How to Eat Healthy While Traveling
A lot of people take advantage of the warm summertime weather and the kids being out of school by planning vacations and little road trips. Because of this, summer can end up being a stressful time.
One of the things that can add a lot of anxiety to a trip that should be fun and relaxing is food.
When spending time away from home, whether flying or driving, eating healthy can be challenging. There is nothing worse than going on vacation only to come home to a suitcase full of dirty clothes and an extra five pounds showing on the scale. UGH!
There are some things I have learned to do over the last few years that can help minimize some of the “vacation eating” damage that ultimately happens. These are also things I incorporate into my everyday life when I eat out.
So, before you jump on the next flight out of town, check out my top 3 tips for eating and surviving while traveling.
Tip #1: Pack a cold bag
Nowadays, you can’t count on getting anything to eat on planes. If you are lucky enough to be on a flight with food, chances are it’s super expensive and not something you’d want to eat anyway.
Having a cold bag, packed with grab-n-go snacks, has been a lifesaver for me on more than one occasion.
I like to make a batch of Almond Crackers with some of my guacamole (I’ll share both of these super-easy recipes next week). If I don’t have time to make either of those things, I will grab my favorite flax crackers and cut up some chunks of grass-fed cheese or brie.
I also like to have red peppers, cucumbers, celery, broccoli and cauliflower to dip in the guac or my homemade balsamic vinaigrette.
Nuts are great for emergency eating - I try not to rely on them too heavily, though, because they can be carb-dense. I pre-measure out a serving (usually ¼ cup) in a baggie so I don’t have to worry about overeating. Be sure to choose raw and sprouted whenever possible.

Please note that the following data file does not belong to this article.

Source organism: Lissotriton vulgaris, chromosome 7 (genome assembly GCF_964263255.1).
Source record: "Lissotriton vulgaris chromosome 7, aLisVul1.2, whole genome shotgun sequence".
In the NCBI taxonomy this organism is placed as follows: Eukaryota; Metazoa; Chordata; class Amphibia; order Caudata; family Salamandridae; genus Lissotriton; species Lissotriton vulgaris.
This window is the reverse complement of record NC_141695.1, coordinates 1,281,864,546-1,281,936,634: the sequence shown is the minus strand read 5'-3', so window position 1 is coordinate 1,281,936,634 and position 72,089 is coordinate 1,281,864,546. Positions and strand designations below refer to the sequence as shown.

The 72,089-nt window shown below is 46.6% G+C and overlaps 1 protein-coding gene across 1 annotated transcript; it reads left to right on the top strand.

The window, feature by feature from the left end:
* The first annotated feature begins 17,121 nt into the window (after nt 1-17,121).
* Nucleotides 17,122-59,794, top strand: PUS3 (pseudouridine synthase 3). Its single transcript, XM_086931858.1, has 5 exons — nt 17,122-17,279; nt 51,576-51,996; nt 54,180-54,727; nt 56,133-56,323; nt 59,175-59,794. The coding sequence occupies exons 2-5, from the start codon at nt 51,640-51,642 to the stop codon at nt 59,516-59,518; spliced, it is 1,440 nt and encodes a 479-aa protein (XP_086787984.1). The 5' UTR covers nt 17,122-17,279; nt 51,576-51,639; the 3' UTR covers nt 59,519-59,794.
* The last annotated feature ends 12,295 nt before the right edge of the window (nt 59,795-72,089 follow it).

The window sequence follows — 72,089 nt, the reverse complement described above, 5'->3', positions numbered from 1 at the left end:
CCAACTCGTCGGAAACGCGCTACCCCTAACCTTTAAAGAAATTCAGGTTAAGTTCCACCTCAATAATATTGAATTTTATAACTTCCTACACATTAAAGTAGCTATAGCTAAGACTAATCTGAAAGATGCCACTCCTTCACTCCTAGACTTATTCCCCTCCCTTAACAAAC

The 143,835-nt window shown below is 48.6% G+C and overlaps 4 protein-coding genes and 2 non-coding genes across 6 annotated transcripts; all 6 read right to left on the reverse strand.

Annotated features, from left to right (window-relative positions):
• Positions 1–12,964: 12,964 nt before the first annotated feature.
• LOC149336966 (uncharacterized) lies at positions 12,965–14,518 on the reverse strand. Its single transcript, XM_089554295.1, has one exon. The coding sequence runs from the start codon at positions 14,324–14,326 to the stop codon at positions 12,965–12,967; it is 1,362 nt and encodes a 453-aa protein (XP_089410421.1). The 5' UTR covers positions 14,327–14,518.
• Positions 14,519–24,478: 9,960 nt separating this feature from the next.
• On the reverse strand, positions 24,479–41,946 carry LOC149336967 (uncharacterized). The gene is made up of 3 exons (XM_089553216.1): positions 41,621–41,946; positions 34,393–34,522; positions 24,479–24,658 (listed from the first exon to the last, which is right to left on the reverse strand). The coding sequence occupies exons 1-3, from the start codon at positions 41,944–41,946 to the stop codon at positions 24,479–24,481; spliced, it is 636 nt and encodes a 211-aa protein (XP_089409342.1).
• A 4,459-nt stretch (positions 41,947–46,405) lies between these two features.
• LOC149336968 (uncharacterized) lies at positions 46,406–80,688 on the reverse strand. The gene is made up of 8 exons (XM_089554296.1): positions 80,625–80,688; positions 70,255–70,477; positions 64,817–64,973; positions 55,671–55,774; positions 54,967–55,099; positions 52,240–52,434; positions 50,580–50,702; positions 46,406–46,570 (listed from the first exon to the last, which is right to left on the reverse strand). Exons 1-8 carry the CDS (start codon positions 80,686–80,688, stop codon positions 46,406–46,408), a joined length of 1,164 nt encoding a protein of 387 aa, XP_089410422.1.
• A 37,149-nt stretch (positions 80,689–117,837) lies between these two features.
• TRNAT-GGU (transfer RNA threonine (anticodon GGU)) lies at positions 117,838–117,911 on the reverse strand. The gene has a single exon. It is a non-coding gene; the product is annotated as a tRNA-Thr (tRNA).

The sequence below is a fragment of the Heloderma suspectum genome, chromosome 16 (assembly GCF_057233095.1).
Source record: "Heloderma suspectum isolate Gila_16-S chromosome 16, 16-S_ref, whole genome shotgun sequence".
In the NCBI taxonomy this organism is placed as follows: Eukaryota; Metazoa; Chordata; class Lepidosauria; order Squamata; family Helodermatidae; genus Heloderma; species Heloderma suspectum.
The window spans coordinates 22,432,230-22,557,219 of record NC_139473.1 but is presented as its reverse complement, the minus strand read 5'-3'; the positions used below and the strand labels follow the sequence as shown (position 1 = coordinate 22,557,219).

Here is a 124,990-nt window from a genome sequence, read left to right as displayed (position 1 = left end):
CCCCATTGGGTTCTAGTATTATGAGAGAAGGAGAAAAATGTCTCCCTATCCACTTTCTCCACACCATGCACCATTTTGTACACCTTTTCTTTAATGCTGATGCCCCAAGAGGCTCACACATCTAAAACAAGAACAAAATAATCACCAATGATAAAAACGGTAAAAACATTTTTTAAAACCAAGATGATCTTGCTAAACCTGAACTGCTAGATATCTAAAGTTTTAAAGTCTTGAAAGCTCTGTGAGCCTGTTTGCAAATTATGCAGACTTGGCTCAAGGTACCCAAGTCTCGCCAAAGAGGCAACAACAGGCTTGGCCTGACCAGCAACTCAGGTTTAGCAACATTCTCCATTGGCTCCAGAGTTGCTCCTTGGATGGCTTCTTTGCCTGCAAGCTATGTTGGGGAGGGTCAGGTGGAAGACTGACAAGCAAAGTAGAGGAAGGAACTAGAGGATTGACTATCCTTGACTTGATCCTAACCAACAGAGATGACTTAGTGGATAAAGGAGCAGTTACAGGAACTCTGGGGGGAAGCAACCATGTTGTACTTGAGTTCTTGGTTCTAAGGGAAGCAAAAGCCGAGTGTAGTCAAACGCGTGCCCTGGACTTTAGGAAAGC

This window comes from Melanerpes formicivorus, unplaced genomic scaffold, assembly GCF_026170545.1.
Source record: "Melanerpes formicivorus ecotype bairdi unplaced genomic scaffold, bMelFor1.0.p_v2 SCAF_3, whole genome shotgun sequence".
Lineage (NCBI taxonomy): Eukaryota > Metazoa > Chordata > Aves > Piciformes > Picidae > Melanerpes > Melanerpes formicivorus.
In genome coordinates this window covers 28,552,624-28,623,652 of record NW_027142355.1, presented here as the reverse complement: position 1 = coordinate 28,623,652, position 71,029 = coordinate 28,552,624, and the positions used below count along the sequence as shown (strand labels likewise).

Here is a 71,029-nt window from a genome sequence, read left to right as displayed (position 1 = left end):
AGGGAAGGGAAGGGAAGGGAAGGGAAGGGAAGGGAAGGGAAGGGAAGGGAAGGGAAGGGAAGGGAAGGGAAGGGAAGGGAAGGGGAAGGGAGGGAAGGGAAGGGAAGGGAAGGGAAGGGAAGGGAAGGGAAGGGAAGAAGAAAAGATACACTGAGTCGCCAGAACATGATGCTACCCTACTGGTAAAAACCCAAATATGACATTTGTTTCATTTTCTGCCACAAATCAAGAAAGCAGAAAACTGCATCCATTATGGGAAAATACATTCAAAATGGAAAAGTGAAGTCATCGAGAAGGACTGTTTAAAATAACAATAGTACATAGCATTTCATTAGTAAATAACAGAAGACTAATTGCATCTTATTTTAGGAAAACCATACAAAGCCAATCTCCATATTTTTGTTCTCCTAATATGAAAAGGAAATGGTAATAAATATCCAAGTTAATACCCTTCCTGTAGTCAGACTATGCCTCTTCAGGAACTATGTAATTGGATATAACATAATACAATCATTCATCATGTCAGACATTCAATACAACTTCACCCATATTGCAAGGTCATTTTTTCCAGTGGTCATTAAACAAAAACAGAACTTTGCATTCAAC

For longer flights (or worse, long car trips) having a variety to choose from will help eliminate some of the temptation to break bad.
Tip #2: Water, water and more water
This should really be number 1 on the list for a couple of reasons. First, whenever I fly, everything from my fingers to my toes swell. My skin dries out and the inside of my nose feels like the Sahara Desert.
I buy 2 -1 liter bottles (the bigger, the better) of water at the airport. I drink one before I even step on the plane, and the other one while I’m in the air. *Warning: Plan on grabbing a seat by the bathroom. You will be using it a few times while in the air.
As tempting as an adult beverage might be, wait until you get to your destination. It will only dehydrate you more. It may seem counter-intuitive but by drinking more water, you reduce the swelling in your feet and hands.
Secondly, it doesn’t matter where you go out to eat, you’ll be bombarded with a ton of sodium. The best way to counteract the potential problems caused by too much salt is to drink... you guessed it: water.
Tip #3: Ask for a Gluten-Free menu
These days, most restaurants have either a designated gluten-free menu or, at the very least, gluten-free options.
But remember, just because it’s on the gf menu, doesn’t mean you get the green light.
Remember to stay away from the grains (including rice and quinoa), potatoes and sugar.
FYI: Outback’s Chocolate Thunder From Down Under is gluten-free but NOT something I’d order unless I was fully embracing “vacation eating” and willing to accept the health consequences I inevitably suffer.
If you are going on a cruise or to some other all-inclusive getaway, gluten is usually listed as a food allergy and you can opt for a special menu. I have been pleasantly surprised a few times with better food than what was being served to other guests.
Most of all, don’t be too hard on yourself.
Even with preparation and vigilance, it’s not always going to turn out well. Shit happens. It doesn’t mean you’ve failed, just that you’re human.
Do the best you can and if you indulge in some “vacation eating”, set limits and have a plan for when you return home.